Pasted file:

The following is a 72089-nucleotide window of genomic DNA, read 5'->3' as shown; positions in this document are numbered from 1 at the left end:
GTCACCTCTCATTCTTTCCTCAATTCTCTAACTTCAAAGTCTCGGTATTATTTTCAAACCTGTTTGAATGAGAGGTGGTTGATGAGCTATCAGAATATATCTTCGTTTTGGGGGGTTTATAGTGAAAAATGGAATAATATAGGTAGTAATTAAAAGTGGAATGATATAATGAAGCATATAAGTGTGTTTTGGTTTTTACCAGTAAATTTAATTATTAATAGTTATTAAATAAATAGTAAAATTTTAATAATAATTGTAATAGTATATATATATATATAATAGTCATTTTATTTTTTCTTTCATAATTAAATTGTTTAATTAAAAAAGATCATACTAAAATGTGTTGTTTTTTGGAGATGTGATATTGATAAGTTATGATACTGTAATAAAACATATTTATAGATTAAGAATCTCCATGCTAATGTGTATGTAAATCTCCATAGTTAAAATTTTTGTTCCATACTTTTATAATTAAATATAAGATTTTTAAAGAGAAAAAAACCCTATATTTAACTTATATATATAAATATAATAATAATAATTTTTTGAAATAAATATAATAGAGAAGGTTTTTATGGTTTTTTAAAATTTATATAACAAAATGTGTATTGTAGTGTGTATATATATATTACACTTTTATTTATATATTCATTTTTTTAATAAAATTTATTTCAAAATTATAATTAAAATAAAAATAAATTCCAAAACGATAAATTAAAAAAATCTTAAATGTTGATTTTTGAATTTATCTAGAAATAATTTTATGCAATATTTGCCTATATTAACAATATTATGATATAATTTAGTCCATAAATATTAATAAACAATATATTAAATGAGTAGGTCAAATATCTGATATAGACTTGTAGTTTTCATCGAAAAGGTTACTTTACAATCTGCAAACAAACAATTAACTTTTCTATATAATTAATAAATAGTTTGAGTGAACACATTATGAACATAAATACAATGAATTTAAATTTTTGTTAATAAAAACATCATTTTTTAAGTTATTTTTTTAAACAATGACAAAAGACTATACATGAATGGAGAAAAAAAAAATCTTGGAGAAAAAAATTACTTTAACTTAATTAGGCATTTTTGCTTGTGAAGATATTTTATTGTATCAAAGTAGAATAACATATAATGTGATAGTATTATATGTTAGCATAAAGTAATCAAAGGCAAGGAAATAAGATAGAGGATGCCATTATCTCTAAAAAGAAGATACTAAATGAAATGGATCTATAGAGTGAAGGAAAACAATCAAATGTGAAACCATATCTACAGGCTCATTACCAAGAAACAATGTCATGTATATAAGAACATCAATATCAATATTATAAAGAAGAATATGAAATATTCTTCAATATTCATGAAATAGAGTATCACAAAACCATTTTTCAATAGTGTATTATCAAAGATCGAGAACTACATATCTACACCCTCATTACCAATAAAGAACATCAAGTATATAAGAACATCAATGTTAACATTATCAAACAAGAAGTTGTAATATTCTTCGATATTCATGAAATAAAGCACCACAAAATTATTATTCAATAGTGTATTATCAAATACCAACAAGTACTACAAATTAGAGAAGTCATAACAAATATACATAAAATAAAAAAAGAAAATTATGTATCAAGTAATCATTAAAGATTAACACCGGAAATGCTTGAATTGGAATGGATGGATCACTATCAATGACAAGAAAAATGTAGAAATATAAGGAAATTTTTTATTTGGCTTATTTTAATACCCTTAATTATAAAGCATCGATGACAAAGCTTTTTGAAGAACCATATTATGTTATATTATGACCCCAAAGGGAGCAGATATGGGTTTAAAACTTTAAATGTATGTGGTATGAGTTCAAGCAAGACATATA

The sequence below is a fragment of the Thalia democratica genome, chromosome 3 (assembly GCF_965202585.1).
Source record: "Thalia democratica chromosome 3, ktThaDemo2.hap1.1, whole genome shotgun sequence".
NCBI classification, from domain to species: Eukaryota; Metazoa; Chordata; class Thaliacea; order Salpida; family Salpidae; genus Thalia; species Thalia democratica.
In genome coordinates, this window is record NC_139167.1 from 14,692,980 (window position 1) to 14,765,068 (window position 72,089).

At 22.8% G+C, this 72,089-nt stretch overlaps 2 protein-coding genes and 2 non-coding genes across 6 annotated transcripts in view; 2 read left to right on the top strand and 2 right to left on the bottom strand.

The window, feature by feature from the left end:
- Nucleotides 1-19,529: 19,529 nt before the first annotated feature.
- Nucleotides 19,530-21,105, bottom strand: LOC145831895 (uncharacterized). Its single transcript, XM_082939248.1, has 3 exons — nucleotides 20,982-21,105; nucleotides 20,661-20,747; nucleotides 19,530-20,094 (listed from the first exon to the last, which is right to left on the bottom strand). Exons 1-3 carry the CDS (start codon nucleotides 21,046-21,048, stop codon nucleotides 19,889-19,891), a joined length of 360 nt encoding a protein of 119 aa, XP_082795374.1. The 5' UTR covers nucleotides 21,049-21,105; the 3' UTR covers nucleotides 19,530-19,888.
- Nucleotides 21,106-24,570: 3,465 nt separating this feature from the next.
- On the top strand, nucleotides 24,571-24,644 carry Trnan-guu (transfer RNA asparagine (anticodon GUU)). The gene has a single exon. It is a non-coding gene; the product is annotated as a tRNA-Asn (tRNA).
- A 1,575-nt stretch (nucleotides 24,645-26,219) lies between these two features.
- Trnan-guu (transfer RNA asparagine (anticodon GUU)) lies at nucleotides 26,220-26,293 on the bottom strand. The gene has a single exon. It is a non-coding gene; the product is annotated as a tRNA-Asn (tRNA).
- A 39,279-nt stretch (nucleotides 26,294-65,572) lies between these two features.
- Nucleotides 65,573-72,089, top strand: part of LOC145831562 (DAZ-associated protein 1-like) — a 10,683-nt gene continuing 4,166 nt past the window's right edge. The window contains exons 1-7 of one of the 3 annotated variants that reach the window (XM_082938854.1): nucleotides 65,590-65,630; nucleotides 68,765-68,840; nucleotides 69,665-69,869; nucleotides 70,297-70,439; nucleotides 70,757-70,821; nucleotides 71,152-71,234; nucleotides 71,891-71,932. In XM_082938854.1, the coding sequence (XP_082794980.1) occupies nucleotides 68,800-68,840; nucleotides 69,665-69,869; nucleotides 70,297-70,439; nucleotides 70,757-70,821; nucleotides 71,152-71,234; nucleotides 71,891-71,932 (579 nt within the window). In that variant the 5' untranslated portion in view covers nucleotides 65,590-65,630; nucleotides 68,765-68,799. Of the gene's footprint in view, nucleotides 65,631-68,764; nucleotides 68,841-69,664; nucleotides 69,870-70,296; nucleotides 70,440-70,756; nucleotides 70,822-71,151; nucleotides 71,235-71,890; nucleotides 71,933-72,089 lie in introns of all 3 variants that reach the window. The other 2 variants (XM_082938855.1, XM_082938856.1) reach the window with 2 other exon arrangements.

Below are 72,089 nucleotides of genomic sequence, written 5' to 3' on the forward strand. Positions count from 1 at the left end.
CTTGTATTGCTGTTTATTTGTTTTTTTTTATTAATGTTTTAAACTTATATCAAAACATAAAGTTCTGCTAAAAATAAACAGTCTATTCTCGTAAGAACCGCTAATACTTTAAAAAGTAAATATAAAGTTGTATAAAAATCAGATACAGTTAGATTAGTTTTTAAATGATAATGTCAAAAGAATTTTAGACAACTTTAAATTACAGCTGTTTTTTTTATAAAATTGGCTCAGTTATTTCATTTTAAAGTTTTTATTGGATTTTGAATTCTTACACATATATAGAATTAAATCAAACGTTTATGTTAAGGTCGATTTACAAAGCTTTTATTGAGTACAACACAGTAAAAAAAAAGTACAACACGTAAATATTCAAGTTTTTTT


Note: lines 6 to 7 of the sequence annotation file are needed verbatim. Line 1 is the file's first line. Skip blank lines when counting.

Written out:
In genome coordinates, this window is record NC_139167.1 from 14,692,980 (window position 1) to 14,765,068 (window position 72,089).

At 22.8% G+C, this 72,089-nt stretch overlaps 2 protein-coding genes and 2 non-coding genes across 6 annotated transcripts in view; 2 read left to right on the top strand and 2 right to left on the bottom strand.